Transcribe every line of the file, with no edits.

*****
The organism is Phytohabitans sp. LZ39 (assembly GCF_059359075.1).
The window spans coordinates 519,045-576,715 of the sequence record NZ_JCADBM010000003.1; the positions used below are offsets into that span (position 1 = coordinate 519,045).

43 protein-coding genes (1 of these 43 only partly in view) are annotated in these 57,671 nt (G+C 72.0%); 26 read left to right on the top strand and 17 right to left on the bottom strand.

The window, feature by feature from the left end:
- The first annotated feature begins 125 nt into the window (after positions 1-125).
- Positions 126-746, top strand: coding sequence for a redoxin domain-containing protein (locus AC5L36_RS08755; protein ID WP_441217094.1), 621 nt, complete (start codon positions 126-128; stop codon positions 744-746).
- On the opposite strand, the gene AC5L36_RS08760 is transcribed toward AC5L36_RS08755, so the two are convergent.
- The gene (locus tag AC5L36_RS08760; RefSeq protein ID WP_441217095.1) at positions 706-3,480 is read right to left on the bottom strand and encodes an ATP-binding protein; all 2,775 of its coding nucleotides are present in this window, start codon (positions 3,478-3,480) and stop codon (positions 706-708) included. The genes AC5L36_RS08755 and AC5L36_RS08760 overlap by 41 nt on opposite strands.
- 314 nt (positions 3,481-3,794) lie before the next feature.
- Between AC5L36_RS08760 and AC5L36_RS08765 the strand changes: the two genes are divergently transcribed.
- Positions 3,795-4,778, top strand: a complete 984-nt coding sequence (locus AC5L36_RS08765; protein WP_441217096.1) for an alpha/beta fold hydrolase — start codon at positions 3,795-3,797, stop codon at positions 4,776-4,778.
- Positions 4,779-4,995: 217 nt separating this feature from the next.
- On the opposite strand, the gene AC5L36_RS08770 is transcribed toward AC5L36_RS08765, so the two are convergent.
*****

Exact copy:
The organism is Phytohabitans sp. LZ39 (assembly GCF_059359075.1).
The window spans coordinates 519,045-576,715 of the sequence record NZ_JCADBM010000003.1; the positions used below are offsets into that span (position 1 = coordinate 519,045).

43 protein-coding genes (1 of these 43 only partly in view) are annotated in these 57,671 nt (G+C 72.0%); 26 read left to right on the top strand and 17 right to left on the bottom strand.

The window, feature by feature from the left end:
- The first annotated feature begins 125 nt into the window (after positions 1-125).
- Positions 126-746, top strand: coding sequence for a redoxin domain-containing protein (locus AC5L36_RS08755; protein ID WP_441217094.1), 621 nt, complete (start codon positions 126-128; stop codon positions 744-746).
- On the opposite strand, the gene AC5L36_RS08760 is transcribed toward AC5L36_RS08755, so the two are convergent.
- The gene (locus tag AC5L36_RS08760; RefSeq protein ID WP_441217095.1) at positions 706-3,480 is read right to left on the bottom strand and encodes an ATP-binding protein; all 2,775 of its coding nucleotides are present in this window, start codon (positions 3,478-3,480) and stop codon (positions 706-708) included. The genes AC5L36_RS08755 and AC5L36_RS08760 overlap by 41 nt on opposite strands.
- 314 nt (positions 3,481-3,794) lie before the next feature.
- Between AC5L36_RS08760 and AC5L36_RS08765 the strand changes: the two genes are divergently transcribed.
- Positions 3,795-4,778, top strand: a complete 984-nt coding sequence (locus AC5L36_RS08765; protein WP_441217096.1) for an alpha/beta fold hydrolase — start codon at positions 3,795-3,797, stop codon at positions 4,776-4,778.
- Positions 4,779-4,995: 217 nt separating this feature from the next.
- On the opposite strand, the gene AC5L36_RS08770 is transcribed toward AC5L36_RS08765, so the two are convergent.